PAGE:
What is LoRa?
LoRa is a wireless technology developed for low power, wide-area networks (LPWANs), essential for Internet of Things (IoT) and machine-to-machine (M2M) applications.
The technology offers high penetration, low bandwidth, low energy, wide area, secure data, and is gaining significant traction in IoT networks being deployed by wireless network operators and government. It has its own segment operating away from cellular network and Wi-Fi.
LoRa is being developed fast in many countries
With forecast to reach 50 billion units of connected devices in 2020, many cities are starting or have complete deploying LoRa enabling tracking and identify location of vehicles, people and assets connecting millions and millions of IOT, M2M devices.
Smart cities are already tracking pets, child locating, preventing the elderly from getting lost, smart metering, smart home and building, smart industrial, health care, retail and logistics, smart agriculture and smart environment is growing at a very fast pace.
• Long Range: A single LoRa base station enables deep penetration capability for dense urban environments and indoor coverage, while also providing the ability to connect to sensors more than 15-30 miles away in rural areas.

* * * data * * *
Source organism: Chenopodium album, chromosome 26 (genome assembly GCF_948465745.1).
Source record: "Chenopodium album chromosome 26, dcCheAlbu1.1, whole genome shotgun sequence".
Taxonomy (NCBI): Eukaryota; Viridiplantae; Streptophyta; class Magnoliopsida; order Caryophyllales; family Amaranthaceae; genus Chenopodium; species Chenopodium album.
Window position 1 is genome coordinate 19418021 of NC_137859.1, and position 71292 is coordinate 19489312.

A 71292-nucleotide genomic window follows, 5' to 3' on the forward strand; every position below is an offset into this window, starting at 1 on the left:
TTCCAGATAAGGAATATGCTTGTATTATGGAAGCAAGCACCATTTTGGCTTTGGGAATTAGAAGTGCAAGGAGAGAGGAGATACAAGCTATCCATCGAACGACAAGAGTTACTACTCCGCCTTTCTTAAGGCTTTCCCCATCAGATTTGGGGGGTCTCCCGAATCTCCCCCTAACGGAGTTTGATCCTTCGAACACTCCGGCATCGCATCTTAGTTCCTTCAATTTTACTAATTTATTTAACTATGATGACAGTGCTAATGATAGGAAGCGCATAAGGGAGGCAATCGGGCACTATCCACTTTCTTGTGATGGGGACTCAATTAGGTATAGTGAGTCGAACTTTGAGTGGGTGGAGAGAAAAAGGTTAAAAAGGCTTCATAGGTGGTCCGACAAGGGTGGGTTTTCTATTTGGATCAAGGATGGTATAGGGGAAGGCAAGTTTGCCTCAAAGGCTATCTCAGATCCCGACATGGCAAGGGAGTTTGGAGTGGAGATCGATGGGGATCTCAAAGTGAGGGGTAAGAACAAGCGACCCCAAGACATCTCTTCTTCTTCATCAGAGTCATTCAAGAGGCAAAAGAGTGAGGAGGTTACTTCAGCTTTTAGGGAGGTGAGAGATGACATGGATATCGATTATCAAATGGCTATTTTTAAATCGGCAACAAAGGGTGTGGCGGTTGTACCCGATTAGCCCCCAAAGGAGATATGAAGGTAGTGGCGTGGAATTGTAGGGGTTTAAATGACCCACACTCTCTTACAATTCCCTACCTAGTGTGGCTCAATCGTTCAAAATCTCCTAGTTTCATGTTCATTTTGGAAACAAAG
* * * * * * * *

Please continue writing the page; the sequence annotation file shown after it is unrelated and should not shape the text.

• Low Cost: LoRa reduces both upfront infrastructure investments and operating costs, as well as end-node sensor costs.
• Standardized: LoRaWAN ensures interoperability among applications, IoT solution providers and telecom operators to speed adoption and deployment.
• Low Power: The LoRaWAN protocol was developed specifically for low power and enables unprecedented multi-year battery lifetime.
LoRa frequency bands
The LoRa wireless system makes use of the unlicensed frequencies below 1 GHz that are available worldwide. It comes at no additional cost with the most widely used frequencies are:
• 868 MHz for Europe
• 915 MHz for North America
• 433 MHz band for Asia
Using lower frequencies than those of the 2.4 or 5.8 GHz ISM bands enables much better coverage to be achieved especially when the nodes are within buildings enabling excellent penetration tall buildings and walls.
LoRa uses CSS (chirp spread spectrum) technology developed by Semtech. It focuses on secure bi-directional communication, an asynchronous protocol that is optimal for battery lifetime and cost.
CSS uses its entire allocated bandwidth to broadcast a signal, making it robust to channel noise excellent at handling interference and overlapping networks.